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Integrating molecular genetic technology with traditional approaches for genetic improvement in aquaculture species

Davis, G.P., Hetzel, D.J.S.
Aquaculture research 2000 v.31 no.1 pp. 3-10
Health and Pathology, agricultural programs and projects, breeding, fish, shellfish, aquaculture, molecular genetics, genetic improvement, profitability, economic analysis, inbreeding, crossing, genetic markers, monitoring, heritability, selection criteria, quantitative traits, loci, genetic variation, inheritance (genetics)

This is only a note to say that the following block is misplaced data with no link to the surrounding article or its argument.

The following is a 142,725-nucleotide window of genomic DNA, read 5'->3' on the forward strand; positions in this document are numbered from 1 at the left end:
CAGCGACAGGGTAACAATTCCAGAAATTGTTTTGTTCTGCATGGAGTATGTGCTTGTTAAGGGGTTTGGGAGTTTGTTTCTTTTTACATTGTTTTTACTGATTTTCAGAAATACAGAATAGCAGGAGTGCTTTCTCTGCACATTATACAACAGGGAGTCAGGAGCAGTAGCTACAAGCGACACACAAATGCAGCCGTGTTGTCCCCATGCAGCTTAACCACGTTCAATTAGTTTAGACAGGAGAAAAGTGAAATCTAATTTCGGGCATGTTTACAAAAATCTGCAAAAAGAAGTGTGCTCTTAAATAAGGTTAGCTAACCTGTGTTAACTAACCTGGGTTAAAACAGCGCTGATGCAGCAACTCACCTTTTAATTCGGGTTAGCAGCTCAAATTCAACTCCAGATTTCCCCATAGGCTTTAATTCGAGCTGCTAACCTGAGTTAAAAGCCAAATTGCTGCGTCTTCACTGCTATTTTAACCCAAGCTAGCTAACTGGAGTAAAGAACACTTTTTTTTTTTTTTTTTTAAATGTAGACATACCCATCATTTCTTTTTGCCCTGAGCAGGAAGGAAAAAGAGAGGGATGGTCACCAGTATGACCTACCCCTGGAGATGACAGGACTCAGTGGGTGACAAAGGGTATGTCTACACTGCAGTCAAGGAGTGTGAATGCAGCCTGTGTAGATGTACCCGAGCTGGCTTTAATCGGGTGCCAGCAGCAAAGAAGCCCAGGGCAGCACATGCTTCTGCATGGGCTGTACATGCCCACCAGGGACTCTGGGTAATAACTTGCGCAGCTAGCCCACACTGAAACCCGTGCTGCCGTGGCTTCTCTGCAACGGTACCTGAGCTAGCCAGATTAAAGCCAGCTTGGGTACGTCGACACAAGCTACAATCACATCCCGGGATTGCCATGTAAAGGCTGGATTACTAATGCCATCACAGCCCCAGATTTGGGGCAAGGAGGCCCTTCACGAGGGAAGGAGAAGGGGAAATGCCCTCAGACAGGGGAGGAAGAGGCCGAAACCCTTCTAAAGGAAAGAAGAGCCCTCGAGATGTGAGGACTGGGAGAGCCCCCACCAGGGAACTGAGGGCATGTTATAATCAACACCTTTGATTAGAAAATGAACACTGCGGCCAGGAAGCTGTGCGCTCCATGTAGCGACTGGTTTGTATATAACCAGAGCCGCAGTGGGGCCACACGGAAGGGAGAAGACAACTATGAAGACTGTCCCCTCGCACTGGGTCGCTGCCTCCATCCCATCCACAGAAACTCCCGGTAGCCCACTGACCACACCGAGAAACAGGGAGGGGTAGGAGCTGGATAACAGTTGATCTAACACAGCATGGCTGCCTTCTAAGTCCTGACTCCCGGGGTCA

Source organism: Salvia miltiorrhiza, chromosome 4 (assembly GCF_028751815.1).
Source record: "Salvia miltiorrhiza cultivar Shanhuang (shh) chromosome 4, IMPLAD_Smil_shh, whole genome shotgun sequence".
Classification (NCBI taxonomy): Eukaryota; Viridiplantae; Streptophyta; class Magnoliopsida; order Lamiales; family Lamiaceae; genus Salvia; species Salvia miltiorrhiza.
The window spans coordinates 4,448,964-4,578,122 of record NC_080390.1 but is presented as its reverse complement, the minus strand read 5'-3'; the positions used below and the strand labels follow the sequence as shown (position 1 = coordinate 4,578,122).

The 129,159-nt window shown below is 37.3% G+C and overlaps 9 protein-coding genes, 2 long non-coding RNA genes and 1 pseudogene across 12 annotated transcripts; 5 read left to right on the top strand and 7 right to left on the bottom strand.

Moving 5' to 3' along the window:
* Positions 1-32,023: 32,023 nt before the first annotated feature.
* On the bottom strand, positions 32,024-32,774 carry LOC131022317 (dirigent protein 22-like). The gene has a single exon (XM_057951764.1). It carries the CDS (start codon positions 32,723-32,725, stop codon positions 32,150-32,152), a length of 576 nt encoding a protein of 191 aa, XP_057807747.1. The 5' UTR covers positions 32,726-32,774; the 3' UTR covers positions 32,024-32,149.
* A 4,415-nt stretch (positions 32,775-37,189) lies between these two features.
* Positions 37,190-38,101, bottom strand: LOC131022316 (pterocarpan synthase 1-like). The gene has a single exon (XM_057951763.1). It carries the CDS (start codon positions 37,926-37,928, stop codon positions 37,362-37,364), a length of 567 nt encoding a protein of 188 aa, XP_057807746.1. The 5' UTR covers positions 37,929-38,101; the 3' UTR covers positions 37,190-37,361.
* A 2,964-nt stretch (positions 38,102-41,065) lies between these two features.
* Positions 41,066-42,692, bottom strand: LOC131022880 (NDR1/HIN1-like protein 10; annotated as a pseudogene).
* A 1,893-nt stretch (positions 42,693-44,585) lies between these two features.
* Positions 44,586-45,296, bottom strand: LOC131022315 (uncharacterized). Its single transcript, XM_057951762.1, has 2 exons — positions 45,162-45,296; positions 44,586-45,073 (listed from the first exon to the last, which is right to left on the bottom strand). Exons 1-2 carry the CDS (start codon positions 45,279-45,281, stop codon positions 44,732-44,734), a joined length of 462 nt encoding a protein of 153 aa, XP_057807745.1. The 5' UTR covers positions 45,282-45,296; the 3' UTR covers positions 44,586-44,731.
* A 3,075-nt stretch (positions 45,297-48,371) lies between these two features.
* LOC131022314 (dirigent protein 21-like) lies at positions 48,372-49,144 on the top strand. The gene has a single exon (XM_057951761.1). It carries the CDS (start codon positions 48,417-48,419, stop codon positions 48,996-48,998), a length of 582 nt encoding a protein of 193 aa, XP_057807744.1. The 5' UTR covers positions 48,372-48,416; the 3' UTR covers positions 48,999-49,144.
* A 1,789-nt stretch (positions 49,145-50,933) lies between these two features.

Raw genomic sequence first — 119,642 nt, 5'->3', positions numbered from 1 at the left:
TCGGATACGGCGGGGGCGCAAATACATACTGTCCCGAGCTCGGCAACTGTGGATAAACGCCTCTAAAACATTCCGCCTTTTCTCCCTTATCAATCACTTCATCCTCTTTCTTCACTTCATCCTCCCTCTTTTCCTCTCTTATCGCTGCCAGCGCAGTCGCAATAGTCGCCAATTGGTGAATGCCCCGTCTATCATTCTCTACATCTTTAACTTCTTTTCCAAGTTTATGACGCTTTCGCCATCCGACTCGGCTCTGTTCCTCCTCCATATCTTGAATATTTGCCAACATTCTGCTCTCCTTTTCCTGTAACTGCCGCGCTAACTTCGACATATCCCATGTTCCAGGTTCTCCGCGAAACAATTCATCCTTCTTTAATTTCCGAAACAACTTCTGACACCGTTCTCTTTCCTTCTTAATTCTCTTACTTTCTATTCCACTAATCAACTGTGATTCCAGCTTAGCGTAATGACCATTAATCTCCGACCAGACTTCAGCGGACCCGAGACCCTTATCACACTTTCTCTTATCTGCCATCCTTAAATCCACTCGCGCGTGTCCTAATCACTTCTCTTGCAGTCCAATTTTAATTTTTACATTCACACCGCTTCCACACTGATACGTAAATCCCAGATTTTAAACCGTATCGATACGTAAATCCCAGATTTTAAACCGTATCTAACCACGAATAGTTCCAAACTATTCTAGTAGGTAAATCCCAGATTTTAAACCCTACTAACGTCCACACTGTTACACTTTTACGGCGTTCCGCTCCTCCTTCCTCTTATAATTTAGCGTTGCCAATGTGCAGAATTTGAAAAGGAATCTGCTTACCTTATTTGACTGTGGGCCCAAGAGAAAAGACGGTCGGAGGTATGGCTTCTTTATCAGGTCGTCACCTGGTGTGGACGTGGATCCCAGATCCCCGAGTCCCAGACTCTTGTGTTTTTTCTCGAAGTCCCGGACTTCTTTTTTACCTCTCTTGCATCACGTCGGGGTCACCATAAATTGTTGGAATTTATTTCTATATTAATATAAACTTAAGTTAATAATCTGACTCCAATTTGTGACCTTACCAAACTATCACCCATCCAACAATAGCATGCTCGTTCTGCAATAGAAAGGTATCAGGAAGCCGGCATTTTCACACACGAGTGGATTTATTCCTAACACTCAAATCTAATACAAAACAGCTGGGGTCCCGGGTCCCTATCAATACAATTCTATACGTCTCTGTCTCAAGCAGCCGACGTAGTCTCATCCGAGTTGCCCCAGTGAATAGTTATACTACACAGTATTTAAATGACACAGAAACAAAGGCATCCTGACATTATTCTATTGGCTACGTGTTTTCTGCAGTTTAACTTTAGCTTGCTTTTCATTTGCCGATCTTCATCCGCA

Genetic improvement of aquaculture species offers a substantial opportunity for increased production efficiency, health, product quality and, ultimately, profitability in aquacultural enterprises. Technologies exist that can be implemented immediately to improve multiple traits that have economic value, while simultaneously accounting for inbreeding effects. Genetic improvement techniques for delivering genetic gain include formal definition of the breeding objective, estimation of genetic parameters that describe populations and their differences, evaluation of additive and non-additive genetic merit of individuals or families and defining the structure of a breeding programme in terms of mating plans. Novel genetic technologies involving the use of DNA-based tools are also under development for a range of aquaculture species. These gene marker technologies can be used for identification and monitoring of lines, families and individuals, monitoring and control of inbreeding, diagnosis of simply inherited traits and genetic improvement through selection for favourable genes and gene combinations. The identification of quantitative trait loci (QTL), and direct or linked markers for them, will facilitate marker-assisted selection in aquaculture species, enabling improvement in economically important traits, particularly those that are difficult to breed for, such as food conversion efficiency and disease resistance.